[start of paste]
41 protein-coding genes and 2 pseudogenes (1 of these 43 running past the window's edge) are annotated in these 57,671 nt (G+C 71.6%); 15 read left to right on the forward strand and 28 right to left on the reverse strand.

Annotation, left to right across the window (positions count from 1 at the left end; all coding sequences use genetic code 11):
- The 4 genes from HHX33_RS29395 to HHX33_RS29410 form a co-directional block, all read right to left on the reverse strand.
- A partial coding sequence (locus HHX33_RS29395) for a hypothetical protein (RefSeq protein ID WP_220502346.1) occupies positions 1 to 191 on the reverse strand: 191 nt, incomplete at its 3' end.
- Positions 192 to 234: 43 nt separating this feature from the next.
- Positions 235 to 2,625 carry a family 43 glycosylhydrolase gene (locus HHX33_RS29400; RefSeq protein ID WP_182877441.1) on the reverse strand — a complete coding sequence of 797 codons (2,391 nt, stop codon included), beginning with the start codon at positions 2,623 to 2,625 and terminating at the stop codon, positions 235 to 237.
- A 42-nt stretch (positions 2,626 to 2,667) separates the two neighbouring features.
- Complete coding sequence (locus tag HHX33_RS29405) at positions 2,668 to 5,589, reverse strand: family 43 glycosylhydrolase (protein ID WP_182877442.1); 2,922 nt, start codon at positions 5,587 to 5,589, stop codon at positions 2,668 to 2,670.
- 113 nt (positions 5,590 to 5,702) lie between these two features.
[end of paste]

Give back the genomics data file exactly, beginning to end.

41 protein-coding genes and 2 pseudogenes (1 of these 43 running past the window's edge) are annotated in these 57,671 nt (G+C 71.6%); 15 read left to right on the forward strand and 28 right to left on the reverse strand.

Annotation, left to right across the window (positions count from 1 at the left end; all coding sequences use genetic code 11):
- The 4 genes from HHX33_RS29395 to HHX33_RS29410 form a co-directional block, all read right to left on the reverse strand.
- A partial coding sequence (locus HHX33_RS29395) for a hypothetical protein (RefSeq protein ID WP_220502346.1) occupies positions 1 to 191 on the reverse strand: 191 nt, incomplete at its 3' end.
- Positions 192 to 234: 43 nt separating this feature from the next.
- Positions 235 to 2,625 carry a family 43 glycosylhydrolase gene (locus HHX33_RS29400; RefSeq protein ID WP_182877441.1) on the reverse strand — a complete coding sequence of 797 codons (2,391 nt, stop codon included), beginning with the start codon at positions 2,623 to 2,625 and terminating at the stop codon, positions 235 to 237.
- A 42-nt stretch (positions 2,626 to 2,667) separates the two neighbouring features.
- Complete coding sequence (locus tag HHX33_RS29405) at positions 2,668 to 5,589, reverse strand: family 43 glycosylhydrolase (protein ID WP_182877442.1); 2,922 nt, start codon at positions 5,587 to 5,589, stop codon at positions 2,668 to 2,670.
- 113 nt (positions 5,590 to 5,702) lie between these two features.